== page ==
The Department of Homeland Security has applied for Technology Modernization Fund money to support four of its modernization projects, CIO Eric Hysen said Tuesday.
Hysen intends to make the department an “active user” of the TMF, which recently got a $1 billion injection under the Biden administration’s American Rescue Plan Act, he said at the Professional Services Council’s Federal Acquisition Conference.
DHS‘s four projects run the gamut, from improving the processing of immigrants at the southern border and making “the experience of going through an airport easier, more seamless, and more secure,” Hysen said, to modernizing how DHS components work with data in conjunction with the department’s new Office of the Chief Data Officer and better sharing threat information with state and local law enforcement.
Hysen said DHS is approaching the TMF now differently than it has in the past by looking to apply modernization across the department, rather than focusing only on single components. Customs and Border Protection, a DHS component, won a $15 million TMF award last July to continue modernization of its Automated Commercial System, a mainframe platform that runs on 3.9 million lines of COBOL code to track, control, and process everything imported into the U.S.
“[W]hat we’re trying to do very deliberately is not just use the TMF as an opportunity to look at our big list of unfunded modernization programs that we just need one vendor, we already have a whole plan for, but really to look at common problems and challenges across the department and set up systems and structures that will allow us to move together because we think we can get a lot more done if we modernize in common, aligned ways across DHS components and systems,” he said.
To be clear, Hysen said, he’s not advocating for DHS to build single systems “to rule them all.” Rather, he said, “we want to address these issues holistically from the experience up from the perspective of the people that are depending on DHS, whether those be immigrants, travelers, state and local law enforcement officers, and using the TMF as a way to move to move forward together across different parts of the department.”
Since the $1 billion injection into the fund, the board that leads the TMF award process has introduced a more flexible model for agencies to repay those investments. The board is also prioritizing selecting and funding projects “that cut across agencies, address immediate security gaps, and improve the public’s ability to access government services.”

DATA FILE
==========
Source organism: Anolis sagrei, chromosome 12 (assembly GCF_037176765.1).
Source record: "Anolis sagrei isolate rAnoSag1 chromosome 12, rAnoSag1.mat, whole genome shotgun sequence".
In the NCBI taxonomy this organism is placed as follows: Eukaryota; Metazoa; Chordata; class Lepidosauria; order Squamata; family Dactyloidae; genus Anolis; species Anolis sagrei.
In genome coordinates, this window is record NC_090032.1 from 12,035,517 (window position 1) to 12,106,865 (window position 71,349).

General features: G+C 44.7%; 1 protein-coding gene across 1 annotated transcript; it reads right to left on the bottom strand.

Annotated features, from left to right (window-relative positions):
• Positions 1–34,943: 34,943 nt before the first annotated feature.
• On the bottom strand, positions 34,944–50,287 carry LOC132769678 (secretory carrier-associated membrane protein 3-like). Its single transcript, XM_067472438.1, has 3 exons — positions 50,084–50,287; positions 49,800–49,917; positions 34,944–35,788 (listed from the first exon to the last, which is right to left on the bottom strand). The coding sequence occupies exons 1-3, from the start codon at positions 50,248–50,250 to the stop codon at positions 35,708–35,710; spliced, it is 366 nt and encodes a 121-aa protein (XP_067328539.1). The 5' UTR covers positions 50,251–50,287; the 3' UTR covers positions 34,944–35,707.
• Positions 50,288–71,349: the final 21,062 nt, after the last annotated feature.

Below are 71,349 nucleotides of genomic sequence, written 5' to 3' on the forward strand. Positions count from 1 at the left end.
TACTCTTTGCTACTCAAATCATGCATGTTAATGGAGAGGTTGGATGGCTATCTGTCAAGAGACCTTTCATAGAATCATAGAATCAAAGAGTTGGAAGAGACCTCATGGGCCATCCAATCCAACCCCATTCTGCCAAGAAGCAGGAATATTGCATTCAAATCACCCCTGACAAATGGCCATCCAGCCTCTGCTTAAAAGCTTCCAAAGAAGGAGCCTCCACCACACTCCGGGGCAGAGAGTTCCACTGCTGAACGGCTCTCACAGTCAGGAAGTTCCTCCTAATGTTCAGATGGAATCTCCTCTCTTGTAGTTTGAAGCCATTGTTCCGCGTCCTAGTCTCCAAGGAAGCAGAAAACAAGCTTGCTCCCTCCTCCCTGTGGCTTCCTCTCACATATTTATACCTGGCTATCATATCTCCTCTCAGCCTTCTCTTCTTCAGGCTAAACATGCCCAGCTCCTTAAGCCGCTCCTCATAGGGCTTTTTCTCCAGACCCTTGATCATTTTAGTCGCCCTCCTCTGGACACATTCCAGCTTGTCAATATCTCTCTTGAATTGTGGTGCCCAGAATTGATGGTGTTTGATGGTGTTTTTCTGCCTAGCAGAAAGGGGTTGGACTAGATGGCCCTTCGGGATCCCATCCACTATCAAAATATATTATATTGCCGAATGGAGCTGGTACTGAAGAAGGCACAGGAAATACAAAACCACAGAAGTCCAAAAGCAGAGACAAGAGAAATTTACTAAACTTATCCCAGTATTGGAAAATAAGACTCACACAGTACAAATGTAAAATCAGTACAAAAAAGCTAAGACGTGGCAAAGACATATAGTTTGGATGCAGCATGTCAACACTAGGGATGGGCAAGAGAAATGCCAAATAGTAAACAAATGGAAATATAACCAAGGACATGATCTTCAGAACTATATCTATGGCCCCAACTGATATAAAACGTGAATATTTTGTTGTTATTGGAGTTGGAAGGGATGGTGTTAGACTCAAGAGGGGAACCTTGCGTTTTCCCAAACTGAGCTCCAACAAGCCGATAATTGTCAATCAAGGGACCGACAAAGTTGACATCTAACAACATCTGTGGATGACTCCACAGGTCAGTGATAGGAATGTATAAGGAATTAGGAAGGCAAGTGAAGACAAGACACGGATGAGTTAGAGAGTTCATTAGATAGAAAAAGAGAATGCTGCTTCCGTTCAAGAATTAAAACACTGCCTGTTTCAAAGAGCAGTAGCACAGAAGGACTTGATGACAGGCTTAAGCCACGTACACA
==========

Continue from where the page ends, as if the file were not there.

Zero trust and the cyber EO
Hysen described President Biden’s recent cybersecurity executive order as “one of if not the most ambitious attempts to lay out a new framework for federal cybersecurity ever.”
That order calls for federal agencies to modernize their cybersecurity, namely through the adoption of a zero-trust architecture. Hysen said while that’s the right direction to move in, it’s important to keep in mind that “zero trust is not something we’re going to buy and turn on one day.”
“[I]t’s easy to think about this as, ‘Oh, just buy your zero trust product, turn it on on your network, and then everything will be great,'” Hysen said. “And that is in no way what we’re talking about. When we think about zero trust, we think about, in many ways, a fundamental rethinking of our security architecture, away from this outdated model of perimeter defense — that we can build a wall around our network and everything inside is safe, everything outside is unsafe — and that we have to be securing every system, every server, every endpoint and our data as it moves within our network and outside of it. And that’s going to require a lot of time; this is not going to be something that we do overnight.”
DHS has a zero-trust working group led by its CTO “that’s working across our components to look at different approaches,” Hysen said, adding that the department is working in three-to-four-month sprints to deliver new pieces of the security architecture iteratively. First up, he said, is conditional access and rights management.
“I expect [zero trust] to be something that will only become more important over time, and will be important that we really do this as a marathon…because it is such a fundamental rethinking of our security architecture,” Hysen said.